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Topic: Dynamic variable scoping


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  Scope (programming) - Wikipedia, the free encyclopedia
A namespace is a scope that uses the enclosing nature of the scope to group logically related identifiers under a single identifier.
Correct implementation of static scope in languages with first-class nested functions can be subtle, as it requires each function value to carry with it a record of the values of the variables that it depends on (the pair of the function and this environment is called a closure).
With dynamic scoping, the binding stack for the x identifier will contain two items when f is invoked: the global binding to 0, and the binding to 1 introduced in g (which is still present on the stack since the control flow hasn't left g yet).
en.wikipedia.org /wiki/Dynamic_scoping   (1125 words)

  
 VARIABLE WEALTHY AND WISE FACT FINDER   (Site not responding. Last check: 2007-11-07)
In computer_science and mathematics, a variable is a symbol denoting a quantity or symbolic representation.
Usually, a variable is set to reside in some scope in program code, and entrance and leave of the scope coincides with the beginning and ending of a variable life, respectively.
A variable may refer to a data_structure created dynamically, where many structure components are not ''directly'' named by variables, but are reachable from a variable by traversing the structure.
www.boostmoney.com /variable   (2054 words)

  
 Learn more about Scope in the online encyclopedia.   (Site not responding. Last check: 2007-11-07)
In computer programming, the scope of an identifier refers to where and when in the program the identifier can be referenced.
Scope applies to all identifiers in a program, but it is mostly used for variables, functionss and classeses.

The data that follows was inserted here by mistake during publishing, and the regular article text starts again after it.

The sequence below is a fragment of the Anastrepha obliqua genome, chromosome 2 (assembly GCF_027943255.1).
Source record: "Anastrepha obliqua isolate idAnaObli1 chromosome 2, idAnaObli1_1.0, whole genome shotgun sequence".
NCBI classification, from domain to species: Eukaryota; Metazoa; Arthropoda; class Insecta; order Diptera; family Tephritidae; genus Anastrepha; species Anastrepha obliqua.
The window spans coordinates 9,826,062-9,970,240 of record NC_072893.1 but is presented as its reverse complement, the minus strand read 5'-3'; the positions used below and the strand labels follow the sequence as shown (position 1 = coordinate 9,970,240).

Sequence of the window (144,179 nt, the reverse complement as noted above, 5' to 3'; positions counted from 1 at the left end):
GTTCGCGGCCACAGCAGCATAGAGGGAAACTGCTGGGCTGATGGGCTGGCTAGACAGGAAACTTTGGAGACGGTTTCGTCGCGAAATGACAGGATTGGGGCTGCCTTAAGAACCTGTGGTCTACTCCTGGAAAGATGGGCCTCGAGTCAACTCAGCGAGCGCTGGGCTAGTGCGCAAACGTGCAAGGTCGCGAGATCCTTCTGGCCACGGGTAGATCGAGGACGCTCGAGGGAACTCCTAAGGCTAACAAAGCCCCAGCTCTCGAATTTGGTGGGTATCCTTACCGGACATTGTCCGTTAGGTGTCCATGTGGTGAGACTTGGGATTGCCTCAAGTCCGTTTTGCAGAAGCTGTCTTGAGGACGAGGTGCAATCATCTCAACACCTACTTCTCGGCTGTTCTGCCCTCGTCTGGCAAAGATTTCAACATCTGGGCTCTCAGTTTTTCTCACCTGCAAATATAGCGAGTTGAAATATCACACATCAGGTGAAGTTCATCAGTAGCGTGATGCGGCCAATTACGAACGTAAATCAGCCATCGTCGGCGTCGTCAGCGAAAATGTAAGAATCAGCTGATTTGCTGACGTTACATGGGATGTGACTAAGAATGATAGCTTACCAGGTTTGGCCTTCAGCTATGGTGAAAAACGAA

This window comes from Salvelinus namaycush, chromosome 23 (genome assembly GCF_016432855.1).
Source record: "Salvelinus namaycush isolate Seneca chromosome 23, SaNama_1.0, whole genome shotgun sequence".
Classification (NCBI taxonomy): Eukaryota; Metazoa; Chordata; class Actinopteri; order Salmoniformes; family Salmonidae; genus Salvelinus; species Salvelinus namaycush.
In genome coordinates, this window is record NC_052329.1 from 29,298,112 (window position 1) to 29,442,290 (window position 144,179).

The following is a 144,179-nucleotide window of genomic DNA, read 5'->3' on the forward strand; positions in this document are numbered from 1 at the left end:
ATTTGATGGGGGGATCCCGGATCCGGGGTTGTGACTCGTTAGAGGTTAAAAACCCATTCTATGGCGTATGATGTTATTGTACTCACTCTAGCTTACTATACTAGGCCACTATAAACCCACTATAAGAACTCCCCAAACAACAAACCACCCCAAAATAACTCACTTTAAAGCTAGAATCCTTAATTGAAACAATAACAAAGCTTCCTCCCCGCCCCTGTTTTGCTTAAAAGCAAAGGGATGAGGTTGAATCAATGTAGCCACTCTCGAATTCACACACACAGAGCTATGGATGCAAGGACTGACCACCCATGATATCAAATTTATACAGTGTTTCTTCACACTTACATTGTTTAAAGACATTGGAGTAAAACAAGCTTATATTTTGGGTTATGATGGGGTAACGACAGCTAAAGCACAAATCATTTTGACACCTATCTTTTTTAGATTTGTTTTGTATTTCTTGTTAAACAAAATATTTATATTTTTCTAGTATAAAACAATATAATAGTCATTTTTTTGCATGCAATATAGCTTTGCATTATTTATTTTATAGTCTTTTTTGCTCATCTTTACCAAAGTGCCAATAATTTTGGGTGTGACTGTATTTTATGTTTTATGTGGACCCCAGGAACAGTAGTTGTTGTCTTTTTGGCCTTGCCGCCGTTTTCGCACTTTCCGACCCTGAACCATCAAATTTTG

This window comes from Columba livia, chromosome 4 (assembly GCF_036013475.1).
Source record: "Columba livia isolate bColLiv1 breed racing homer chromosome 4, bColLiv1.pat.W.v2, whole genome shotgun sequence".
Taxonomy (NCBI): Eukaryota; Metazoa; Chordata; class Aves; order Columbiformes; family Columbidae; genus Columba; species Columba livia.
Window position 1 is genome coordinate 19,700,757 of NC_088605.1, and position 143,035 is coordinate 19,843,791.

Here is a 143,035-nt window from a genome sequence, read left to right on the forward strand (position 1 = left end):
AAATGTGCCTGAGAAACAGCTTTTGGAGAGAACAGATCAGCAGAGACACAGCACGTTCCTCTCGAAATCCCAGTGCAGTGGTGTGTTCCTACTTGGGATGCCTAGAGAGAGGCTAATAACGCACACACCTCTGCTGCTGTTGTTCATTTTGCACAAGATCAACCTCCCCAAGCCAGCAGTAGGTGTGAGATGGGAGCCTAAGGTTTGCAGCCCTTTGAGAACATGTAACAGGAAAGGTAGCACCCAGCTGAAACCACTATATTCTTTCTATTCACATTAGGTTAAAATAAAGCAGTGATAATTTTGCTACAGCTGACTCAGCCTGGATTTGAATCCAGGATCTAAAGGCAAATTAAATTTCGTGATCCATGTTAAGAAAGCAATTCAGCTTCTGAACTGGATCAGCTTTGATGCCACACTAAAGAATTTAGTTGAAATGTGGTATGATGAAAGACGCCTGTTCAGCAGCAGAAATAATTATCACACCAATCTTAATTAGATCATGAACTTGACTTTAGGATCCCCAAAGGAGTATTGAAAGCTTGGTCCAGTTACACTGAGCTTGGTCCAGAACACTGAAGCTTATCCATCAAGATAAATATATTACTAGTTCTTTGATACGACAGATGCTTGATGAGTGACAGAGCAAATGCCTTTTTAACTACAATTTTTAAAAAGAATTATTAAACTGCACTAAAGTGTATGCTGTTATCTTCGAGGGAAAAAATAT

Scope is usually hierarchical: a variable declared at local scope (for example, as a local variable inside a function) supersedes the same variable declared at global scope.
www.onlineencyclopedia.org /s/sc/scope.html   (364 words)

  
 Comm. of the ACM 21, 7 (July 1978), 565-569.
This problem is compounded by Lisp's choice of "fluid" or "dynamic" scoping for nonlocal (free) variables, wherein a procedure's free variables are considered bound in the environment of the caller (or the caller's caller, etc.).
Dynamic scoping leads to environment trees at run-time which are "tall and thin" rather than "short and bushy" because the topology of the environment tree follows that of the run-time stack rather than the block structure of the source text.
Since the length of time to access the binding of a variable in the original Lisp 1.5 implementation [6] is proportional to the distance in the tree from the current environment to the place where that variable is bound, this time can be quite large for the tall environment trees actually encountered.
home.pipeline.com /~hbaker1/ShallowBinding.html   (3316 words)

  
 No Title
An important point is that the variable is not automatically accessible in those called procedures; rather, if one of those procedures wishes to gain access back up to the dynamic variable, this desire must be explicitly indicated as well.
Thus, we might want our implementation of dynamic scoping to trace back through the chain of dynamic frames but only ``find'' a variable that matches the name in some frame if it has been explicitly declared to be an exported dynamic variable.
To reduce the risk of confusion between such lexical and dynamic variables, it is a common convention to put asterisks at the start and end of dynamic variable names.
swiss.csail.mit.edu /classes/6.001/FT98/lectures/dynamic/dynamic-notes   (1060 words)

  
 Dynamic scoping -- Facts, Info, and Encyclopedia article   (Site not responding. Last check: 2007-11-07)
Dynamic scoping is the policy of giving values to variables that have a well-defined extent in time (during execution) instead of in space (literal distance in the source code: this is (Click link for more info and facts about lexical scoping) lexical scoping).
Generally certain (A solid piece of something (usually having flat rectangular sides)) blocks are defined to create bindings whose lifetime is the execution time of the block; this adds a hint of lexicality to the scoping.
An alternate strategy that is usually more efficient is to maintain a stack of bindings for each identifier; the stack is modified whenver the variable is bound or unbound, and a variable's value is simply that of the top binding on the stack.
www.absoluteastronomy.com /encyclopedia/d/dy/dynamic_scoping.htm   (455 words)

  
 Yet another lexical variable proposal: lexical variables made default without requiring strict 'vars' -
Undeclared variables can be considered a part of the smallest enclosing scope under the "liberal" approach to resolving the "ambiguity" mentioned in the suggestion, but they could also be considered a part of the largest enclosing scope.
Dynamic variables, on the other hand, refer to a variable from within the current scope or from within the current subroutines _caller_, which could be anywhere!